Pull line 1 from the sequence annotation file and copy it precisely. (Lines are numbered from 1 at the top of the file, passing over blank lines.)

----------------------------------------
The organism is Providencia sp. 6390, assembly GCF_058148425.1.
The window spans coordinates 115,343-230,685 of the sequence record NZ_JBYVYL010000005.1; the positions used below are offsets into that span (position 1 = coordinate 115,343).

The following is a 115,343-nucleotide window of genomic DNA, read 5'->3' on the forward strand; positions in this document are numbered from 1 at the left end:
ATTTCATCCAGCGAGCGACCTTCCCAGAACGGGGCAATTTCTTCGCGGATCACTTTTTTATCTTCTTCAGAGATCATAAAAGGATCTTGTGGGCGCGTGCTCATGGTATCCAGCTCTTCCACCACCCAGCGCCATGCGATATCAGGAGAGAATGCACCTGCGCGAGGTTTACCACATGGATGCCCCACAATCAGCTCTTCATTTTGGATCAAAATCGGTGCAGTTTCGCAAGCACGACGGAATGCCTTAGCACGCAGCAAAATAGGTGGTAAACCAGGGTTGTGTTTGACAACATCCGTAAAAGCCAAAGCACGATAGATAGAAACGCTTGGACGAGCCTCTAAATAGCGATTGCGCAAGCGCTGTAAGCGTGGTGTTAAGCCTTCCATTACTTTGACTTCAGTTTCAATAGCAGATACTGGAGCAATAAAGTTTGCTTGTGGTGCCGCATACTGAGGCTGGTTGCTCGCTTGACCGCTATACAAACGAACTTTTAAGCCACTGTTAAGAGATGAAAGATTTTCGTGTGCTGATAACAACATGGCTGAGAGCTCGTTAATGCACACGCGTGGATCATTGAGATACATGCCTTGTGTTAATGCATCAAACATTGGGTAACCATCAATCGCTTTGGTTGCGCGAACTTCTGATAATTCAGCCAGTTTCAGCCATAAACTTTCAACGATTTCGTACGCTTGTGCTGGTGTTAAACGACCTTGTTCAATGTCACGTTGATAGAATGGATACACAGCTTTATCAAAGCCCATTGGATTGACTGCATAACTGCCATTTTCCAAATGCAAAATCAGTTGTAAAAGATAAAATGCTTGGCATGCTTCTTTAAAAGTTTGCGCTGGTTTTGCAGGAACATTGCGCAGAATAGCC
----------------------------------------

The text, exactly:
The organism is Providencia sp. 6390, assembly GCF_058148425.1.